I am now in my fifth week as a Congressional and Legislative Affairs (CLA) fellow for the USFWS. The transition has been difficult, I’m not going to lie. Knowing that I still have manuscripts that need to be written (though I did submit a couple this week) and not being able to work on them during the day is killing me. However, I am keeping busy in my new position and learning a lot…especially about politics.
(First a disclaimer. I am privy to a wise variety of “closed door” information. Obviously I cannot and will not share that here. So, everything that I will share is publicly available, you just need to know where to look.)
Last week the USFWS was directly involved in 4 hearings on Capitol Hill. The hearings concerned climate change adaptation, wildlife trafficking, the Endangered Species Act (ESA), and the Lacey Act (concerning invasive species). For all 4 hearings, the USFWS was asked to testify before the house or senate. What I saw is the reason why I wanted to do this fellowship. What did I learn? There are a lot of politics in science.
By design, I am a conservation biologist. For the most part, the research that I have and will carry out has direct conservation/management implications. While that doesn’t play especially well for agencies like the NSF, it does for agencies like the EPA, Nat’l Park Service, and of course the USFWS. That played a critical role in my decision to become a Sea Grant Fellow, and especially to serve my year at the USFWS.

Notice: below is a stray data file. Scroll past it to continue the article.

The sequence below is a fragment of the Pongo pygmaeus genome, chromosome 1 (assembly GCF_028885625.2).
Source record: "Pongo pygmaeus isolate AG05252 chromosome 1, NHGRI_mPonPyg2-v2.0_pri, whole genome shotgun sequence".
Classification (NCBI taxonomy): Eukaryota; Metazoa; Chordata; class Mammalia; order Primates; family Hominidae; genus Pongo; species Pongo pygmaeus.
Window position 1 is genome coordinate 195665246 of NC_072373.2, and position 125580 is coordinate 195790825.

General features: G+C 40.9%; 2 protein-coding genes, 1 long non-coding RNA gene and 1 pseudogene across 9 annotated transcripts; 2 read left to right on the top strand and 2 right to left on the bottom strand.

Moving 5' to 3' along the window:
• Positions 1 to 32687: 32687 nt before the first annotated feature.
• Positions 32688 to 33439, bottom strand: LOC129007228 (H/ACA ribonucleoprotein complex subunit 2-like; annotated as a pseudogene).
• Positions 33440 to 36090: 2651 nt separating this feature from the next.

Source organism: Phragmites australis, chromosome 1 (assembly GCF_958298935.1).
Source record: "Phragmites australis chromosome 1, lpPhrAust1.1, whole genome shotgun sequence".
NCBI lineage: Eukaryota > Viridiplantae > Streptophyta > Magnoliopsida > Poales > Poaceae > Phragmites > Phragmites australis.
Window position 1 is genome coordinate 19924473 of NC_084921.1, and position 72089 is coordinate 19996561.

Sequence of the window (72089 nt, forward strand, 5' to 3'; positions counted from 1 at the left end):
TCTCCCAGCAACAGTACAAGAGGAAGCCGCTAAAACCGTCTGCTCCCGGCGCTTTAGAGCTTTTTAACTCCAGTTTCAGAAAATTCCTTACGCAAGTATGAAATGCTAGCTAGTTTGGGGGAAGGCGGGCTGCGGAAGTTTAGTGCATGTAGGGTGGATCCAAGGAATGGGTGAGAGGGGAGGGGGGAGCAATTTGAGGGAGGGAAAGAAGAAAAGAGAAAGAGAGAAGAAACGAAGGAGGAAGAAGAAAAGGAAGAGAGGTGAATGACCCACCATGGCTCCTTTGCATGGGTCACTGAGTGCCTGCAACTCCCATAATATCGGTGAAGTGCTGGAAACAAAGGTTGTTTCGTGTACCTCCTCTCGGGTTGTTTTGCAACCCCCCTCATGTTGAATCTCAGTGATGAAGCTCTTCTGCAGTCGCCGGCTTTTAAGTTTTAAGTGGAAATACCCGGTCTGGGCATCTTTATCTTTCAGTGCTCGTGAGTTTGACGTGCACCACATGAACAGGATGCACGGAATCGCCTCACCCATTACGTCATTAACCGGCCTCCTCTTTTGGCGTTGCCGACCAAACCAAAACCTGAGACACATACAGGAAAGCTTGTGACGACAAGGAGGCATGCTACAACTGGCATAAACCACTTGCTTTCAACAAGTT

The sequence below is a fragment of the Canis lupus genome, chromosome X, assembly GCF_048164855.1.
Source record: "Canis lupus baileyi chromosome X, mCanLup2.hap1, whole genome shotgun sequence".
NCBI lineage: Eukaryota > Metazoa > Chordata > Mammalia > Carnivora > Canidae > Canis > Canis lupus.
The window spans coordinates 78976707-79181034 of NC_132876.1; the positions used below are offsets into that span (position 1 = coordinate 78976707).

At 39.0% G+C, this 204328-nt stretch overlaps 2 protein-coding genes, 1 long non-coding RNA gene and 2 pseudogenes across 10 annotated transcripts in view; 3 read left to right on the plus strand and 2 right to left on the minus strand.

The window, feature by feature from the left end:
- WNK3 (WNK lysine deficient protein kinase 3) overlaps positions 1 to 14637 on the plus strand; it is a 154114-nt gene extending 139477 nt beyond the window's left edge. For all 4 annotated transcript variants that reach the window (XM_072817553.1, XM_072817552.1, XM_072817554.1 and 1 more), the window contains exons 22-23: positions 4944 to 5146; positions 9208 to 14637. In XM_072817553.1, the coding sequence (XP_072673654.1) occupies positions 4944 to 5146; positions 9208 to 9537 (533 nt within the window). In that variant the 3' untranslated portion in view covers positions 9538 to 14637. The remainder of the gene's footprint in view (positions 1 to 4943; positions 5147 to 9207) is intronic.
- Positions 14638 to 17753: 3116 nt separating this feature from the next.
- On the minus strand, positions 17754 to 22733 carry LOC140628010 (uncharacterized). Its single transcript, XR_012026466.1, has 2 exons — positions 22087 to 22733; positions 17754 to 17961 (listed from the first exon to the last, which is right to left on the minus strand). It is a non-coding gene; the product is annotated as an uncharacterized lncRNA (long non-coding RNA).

Unlike many of my peers who are in line offices at NOAA (e.g.., program-specific appOintments like climate change and protected habitats), my office covers every area in USFWS. The trade off is that we’re light on the science and but high on exposure. Lately we’ve been responsible for prepping witnesses to testify in hearings before congress, and there have been a lot of hearings.
Since this original purpose of this post was to talk just about the hearings, I’m going to divide it into two so you all don’t get reader fatigue.